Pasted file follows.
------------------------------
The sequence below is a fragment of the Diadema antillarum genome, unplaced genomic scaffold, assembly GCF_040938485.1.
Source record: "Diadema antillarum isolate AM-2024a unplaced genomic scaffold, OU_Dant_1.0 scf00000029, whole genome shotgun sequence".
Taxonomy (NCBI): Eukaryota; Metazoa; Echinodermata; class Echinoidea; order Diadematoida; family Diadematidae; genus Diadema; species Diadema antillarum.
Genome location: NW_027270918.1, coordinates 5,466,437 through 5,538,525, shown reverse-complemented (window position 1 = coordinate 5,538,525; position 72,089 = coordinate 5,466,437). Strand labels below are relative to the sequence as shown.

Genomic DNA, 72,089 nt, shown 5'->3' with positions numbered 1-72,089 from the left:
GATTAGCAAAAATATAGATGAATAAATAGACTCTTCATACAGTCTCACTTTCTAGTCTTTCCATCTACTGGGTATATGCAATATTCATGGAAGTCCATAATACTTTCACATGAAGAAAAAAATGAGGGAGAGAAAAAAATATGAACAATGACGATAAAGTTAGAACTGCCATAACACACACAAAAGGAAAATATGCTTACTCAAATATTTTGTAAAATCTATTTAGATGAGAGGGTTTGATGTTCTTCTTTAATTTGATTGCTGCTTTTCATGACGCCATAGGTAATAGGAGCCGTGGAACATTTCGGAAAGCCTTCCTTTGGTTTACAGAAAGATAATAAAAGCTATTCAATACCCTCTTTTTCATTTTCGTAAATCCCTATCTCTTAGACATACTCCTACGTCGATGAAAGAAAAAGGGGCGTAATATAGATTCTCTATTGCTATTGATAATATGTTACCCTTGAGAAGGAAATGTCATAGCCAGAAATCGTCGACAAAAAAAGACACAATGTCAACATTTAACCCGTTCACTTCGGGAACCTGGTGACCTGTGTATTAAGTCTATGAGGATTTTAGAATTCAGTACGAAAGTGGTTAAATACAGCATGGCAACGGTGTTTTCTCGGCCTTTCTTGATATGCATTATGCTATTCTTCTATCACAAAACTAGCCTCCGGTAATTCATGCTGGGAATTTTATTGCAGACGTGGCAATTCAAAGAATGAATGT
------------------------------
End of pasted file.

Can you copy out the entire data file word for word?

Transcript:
The sequence below is a fragment of the Diadema antillarum genome, unplaced genomic scaffold, assembly GCF_040938485.1.
Source record: "Diadema antillarum isolate AM-2024a unplaced genomic scaffold, OU_Dant_1.0 scf00000029, whole genome shotgun sequence".
Taxonomy (NCBI): Eukaryota; Metazoa; Echinodermata; class Echinoidea; order Diadematoida; family Diadematidae; genus Diadema; species Diadema antillarum.
Genome location: NW_027270918.1, coordinates 5,466,437 through 5,538,525, shown reverse-complemented (window position 1 = coordinate 5,538,525; position 72,089 = coordinate 5,466,437). Strand labels below are relative to the sequence as shown.

Genomic DNA, 72,089 nt, shown 5'->3' with positions numbered 1-72,089 from the left:
GATTAGCAAAAATATAGATGAATAAATAGACTCTTCATACAGTCTCACTTTCTAGTCTTTCCATCTACTGGGTATATGCAATATTCATGGAAGTCCATAATACTTTCACATGAAGAAAAAAATGAGGGAGAGAAAAAAATATGAACAATGACGATAAAGTTAGAACTGCCATAACACACACAAAAGGAAAATATGCTTACTCAAATATTTTGTAAAATCTATTTAGATGAGAGGGTTTGATGTTCTTCTTTAATTTGATTGCTGCTTTTCATGACGCCATAGGTAATAGGAGCCGTGGAACATTTCGGAAAGCCTTCCTTTGGTTTACAGAAAGATAATAAAAGCTATTCAATACCCTCTTTTTCATTTTCGTAAATCCCTATCTCTTAGACATACTCCTACGTCGATGAAAGAAAAAGGGGCGTAATATAGATTCTCTATTGCTATTGATAATATGTTACCCTTGAGAAGGAAATGTCATAGCCAGAAATCGTCGACAAAAAAAGACACAATGTCAACATTTAACCCGTTCACTTCGGGAACCTGGTGACCTGTGTATTAAGTCTATGAGGATTTTAGAATTCAGTACGAAAGTGGTTAAATACAGCATGGCAACGGTGTTTTCTCGGCCTTTCTTGATATGCATTATGCTATTCTTCTATCACAAAACTAGCCTCCGGTAATTCATGCTGGGAATTTTATTGCAGACGTGGCAATTCAAAGAATGAATGT